Her artistic timing is uncanny. Anderson was emotionally flayed after a brutal (second) divorce from Rick Salomon last year, which helped her get into her character’s fragile state of mind. “I look back at pictures of myself when I was in this awful relationship, and I looked 20 years older," she said. "I know it sounds like a cliché, but happiness has a lot to do with beauty. Calm, peacefulness and not-constant stress are very, very important to feeling beautiful and confident. And that comes across whether you’re wearing makeup or not. I remember looking in the mirror during filming and saying, 'Who is this person? How did I let myself get to this place?'"
Romantic turmoil behind her, one gets the sense she’s in a really good place these days. And unlike her character in “Connected,” she isn’t apprehensive about her age. “I actually like aging. I have great older female role models in my life, including my amazing mom, who have glitz, glamour, and all sorts of fun. Getting older isn’t the end. I know I have so much to look forward to.”
When asked if she regrets anything she’s done in the name of beauty, Anderson rolled her eyes down towards her chest. “Not that we need to point it out,” she said, laughing. Her longtime makeup artist, Alexis Vogel, piped up from the front seat: “Let’s just say that at some point, we all realize that less is more!”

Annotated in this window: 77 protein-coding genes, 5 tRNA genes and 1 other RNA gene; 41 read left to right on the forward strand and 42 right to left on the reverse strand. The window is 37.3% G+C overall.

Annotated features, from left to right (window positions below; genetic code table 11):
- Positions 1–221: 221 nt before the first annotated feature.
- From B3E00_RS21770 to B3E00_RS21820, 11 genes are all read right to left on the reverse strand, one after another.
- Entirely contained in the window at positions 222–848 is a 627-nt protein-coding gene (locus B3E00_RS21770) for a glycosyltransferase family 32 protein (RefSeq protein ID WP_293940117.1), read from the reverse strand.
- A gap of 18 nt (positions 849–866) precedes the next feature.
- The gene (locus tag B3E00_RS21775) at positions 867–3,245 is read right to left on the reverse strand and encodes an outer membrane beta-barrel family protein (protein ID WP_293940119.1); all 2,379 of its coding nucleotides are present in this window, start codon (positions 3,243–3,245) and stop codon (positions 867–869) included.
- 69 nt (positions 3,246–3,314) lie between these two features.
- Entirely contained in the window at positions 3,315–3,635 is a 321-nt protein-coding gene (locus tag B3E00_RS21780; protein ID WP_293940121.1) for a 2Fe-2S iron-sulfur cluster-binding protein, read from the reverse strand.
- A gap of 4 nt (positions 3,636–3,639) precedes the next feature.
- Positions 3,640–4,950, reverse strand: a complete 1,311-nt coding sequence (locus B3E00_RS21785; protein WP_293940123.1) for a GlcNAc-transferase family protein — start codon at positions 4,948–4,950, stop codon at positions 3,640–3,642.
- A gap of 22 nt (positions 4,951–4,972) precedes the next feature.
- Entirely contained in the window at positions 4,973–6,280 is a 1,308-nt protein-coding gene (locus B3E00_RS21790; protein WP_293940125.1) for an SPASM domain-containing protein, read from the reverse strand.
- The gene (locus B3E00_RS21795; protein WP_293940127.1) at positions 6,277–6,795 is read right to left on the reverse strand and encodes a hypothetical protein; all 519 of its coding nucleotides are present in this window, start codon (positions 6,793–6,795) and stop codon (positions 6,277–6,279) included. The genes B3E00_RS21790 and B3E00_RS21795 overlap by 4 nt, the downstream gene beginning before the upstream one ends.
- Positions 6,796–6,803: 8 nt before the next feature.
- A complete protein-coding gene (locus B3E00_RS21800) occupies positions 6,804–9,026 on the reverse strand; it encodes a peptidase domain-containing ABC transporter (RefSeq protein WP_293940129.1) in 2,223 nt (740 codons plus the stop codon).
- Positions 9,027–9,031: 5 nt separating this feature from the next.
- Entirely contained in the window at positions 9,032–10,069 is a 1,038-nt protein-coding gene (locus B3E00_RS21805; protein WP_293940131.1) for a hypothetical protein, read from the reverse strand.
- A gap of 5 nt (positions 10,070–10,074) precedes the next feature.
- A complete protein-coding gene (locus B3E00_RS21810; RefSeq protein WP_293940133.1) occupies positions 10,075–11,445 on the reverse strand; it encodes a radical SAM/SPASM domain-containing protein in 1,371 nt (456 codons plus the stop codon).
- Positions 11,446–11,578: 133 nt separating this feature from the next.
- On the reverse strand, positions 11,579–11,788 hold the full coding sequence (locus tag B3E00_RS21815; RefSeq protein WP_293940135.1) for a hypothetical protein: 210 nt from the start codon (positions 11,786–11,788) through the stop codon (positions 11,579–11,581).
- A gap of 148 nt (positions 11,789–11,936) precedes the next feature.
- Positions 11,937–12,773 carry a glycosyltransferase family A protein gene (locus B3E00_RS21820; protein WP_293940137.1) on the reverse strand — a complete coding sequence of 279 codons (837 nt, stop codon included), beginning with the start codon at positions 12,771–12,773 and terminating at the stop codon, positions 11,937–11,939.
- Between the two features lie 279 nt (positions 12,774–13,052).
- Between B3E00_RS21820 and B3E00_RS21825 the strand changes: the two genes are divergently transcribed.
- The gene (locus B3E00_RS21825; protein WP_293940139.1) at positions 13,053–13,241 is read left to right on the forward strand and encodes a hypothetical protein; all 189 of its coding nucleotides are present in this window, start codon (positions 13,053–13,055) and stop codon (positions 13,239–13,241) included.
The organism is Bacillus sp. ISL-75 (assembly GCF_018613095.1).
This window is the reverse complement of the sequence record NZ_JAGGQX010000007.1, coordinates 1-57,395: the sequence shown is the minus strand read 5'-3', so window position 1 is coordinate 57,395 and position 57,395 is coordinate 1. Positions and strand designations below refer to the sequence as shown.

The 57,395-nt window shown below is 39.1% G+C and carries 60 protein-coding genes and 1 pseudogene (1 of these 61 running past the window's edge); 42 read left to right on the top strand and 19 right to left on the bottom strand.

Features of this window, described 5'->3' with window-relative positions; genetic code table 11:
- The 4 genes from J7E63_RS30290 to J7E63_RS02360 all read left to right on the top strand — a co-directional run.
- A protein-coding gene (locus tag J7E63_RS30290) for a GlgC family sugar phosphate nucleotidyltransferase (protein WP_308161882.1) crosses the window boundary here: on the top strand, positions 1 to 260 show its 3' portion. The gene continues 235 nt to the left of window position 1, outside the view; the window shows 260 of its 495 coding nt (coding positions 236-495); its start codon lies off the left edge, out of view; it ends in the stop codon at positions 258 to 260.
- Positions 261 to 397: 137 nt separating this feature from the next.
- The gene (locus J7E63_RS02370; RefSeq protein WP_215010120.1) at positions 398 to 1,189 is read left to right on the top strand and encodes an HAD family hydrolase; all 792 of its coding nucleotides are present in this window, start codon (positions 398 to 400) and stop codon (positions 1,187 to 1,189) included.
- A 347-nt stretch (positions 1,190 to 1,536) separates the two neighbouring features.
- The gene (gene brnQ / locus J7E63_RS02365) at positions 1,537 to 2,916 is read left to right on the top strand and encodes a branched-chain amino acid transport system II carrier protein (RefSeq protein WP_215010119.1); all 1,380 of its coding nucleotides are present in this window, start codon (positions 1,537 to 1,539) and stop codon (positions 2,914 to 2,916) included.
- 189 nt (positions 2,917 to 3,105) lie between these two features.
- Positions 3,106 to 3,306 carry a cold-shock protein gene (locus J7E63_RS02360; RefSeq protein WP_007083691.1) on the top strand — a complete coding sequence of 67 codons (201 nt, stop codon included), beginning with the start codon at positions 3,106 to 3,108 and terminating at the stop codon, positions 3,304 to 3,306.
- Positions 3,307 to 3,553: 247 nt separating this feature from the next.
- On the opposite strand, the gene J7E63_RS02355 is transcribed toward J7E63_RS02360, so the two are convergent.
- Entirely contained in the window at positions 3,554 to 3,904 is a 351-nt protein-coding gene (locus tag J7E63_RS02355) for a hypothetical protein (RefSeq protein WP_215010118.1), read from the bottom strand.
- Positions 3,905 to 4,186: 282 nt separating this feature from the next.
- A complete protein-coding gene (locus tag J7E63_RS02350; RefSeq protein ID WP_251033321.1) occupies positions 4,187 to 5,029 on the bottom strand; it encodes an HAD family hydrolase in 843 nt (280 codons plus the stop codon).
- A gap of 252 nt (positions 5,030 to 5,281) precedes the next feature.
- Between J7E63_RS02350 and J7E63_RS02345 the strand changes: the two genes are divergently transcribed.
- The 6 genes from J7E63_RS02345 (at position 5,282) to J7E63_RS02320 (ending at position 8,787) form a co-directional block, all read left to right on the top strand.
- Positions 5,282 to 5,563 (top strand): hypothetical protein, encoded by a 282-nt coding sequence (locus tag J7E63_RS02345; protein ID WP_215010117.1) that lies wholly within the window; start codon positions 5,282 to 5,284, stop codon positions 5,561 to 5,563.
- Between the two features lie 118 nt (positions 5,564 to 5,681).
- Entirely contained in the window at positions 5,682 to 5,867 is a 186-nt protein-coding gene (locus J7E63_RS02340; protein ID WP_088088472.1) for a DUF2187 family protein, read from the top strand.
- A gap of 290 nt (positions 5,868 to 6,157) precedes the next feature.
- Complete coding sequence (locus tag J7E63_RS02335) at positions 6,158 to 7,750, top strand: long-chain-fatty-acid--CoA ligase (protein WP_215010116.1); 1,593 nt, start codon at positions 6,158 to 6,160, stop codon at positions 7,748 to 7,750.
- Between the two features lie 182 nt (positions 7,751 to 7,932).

In the film, Anderson doesn’t even wear mascara, a bold move for a girl who like lashes as much as she does. Her maquillage was toned-down accordingly for the screening, too. “I like to try different looks,” she said. “If I’m doing a photo shoot, for example, I like to play with the artist’s interpretation of me. I’ll try anything. I’m not one of those people who always has to look a certain way.”
Which could help explain why Anderson has been a prolific art-world muse through her career, inspiring works by the likes of Richard Prince, Jeff Koons, Ed Ruscha, and the photographer David LaChapelle, whose portraits of her are like a mash-up of Cindy Sherman and Jenna Jameson. “I went to a Jeff Koons museum show with his mom,” she said. "She was like, ‘This is your leg, this is your hair, this is your shoulder.’ I had no idea. It was such a huge compliment.”
The actress moves easily in the art world, and has amassed an impressive collection over the years. “All my friends are artists,” she said. “I love people who are creative and really pushing the envelope and reaching for new things. Artists are the freedom fighters of the world.”
Just then, her phone rings. It’s her son Brandon, 19. He will be slightly late to the screening because his Uber just blew a tire. Dylan, 18, couldn’t make the event, as he’s in school. One senses her children are her rock. “Are you okay? Okay, don’t worry, sweetheart. See you when you get here,” she said on the phone.
The car pulled up to the museum, where there is a photographer waiting to take photos for this story. Anderson posed obligingly. As a crowd of bystanders started to amass around her, she smiled sweetly, and disappeared into the building.